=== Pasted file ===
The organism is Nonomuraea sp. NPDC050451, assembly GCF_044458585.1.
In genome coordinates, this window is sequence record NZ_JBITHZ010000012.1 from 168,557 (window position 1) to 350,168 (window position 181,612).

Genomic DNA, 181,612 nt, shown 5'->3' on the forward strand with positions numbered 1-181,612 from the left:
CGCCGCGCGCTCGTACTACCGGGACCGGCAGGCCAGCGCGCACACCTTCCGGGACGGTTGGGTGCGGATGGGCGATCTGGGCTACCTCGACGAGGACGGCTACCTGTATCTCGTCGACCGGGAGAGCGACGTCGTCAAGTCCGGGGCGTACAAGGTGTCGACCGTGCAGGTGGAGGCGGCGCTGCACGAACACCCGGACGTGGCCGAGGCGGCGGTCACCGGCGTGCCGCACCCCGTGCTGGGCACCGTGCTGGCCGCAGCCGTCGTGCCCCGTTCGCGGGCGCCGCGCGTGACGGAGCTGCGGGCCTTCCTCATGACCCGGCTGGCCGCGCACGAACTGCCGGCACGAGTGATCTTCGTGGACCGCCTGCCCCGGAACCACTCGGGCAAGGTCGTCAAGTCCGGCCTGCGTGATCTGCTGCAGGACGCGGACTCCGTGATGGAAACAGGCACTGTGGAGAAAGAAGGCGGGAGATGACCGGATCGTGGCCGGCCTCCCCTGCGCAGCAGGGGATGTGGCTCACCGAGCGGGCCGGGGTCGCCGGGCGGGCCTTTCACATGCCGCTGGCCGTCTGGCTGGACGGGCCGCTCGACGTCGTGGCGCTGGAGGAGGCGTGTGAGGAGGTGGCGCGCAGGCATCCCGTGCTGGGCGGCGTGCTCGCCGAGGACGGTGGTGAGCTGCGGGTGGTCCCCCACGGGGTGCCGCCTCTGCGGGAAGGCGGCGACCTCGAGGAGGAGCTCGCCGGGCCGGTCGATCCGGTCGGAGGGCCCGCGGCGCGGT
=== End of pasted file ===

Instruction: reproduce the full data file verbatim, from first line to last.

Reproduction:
The organism is Nonomuraea sp. NPDC050451, assembly GCF_044458585.1.
In genome coordinates, this window is sequence record NZ_JBITHZ010000012.1 from 168,557 (window position 1) to 350,168 (window position 181,612).

Genomic DNA, 181,612 nt, shown 5'->3' on the forward strand with positions numbered 1-181,612 from the left:
CGCCGCGCGCTCGTACTACCGGGACCGGCAGGCCAGCGCGCACACCTTCCGGGACGGTTGGGTGCGGATGGGCGATCTGGGCTACCTCGACGAGGACGGCTACCTGTATCTCGTCGACCGGGAGAGCGACGTCGTCAAGTCCGGGGCGTACAAGGTGTCGACCGTGCAGGTGGAGGCGGCGCTGCACGAACACCCGGACGTGGCCGAGGCGGCGGTCACCGGCGTGCCGCACCCCGTGCTGGGCACCGTGCTGGCCGCAGCCGTCGTGCCCCGTTCGCGGGCGCCGCGCGTGACGGAGCTGCGGGCCTTCCTCATGACCCGGCTGGCCGCGCACGAACTGCCGGCACGAGTGATCTTCGTGGACCGCCTGCCCCGGAACCACTCGGGCAAGGTCGTCAAGTCCGGCCTGCGTGATCTGCTGCAGGACGCGGACTCCGTGATGGAAACAGGCACTGTGGAGAAAGAAGGCGGGAGATGACCGGATCGTGGCCGGCCTCCCCTGCGCAGCAGGGGATGTGGCTCACCGAGCGGGCCGGGGTCGCCGGGCGGGCCTTTCACATGCCGCTGGCCGTCTGGCTGGACGGGCCGCTCGACGTCGTGGCGCTGGAGGAGGCGTGTGAGGAGGTGGCGCGCAGGCATCCCGTGCTGGGCGGCGTGCTCGCCGAGGACGGTGGTGAGCTGCGGGTGGTCCCCCACGGGGTGCCGCCTCTGCGGGAAGGCGGCGACCTCGAGGAGGAGCTCGCCGGGCCGGTCGATCCGGTCGGAGGGCCCGCGGCGCGGT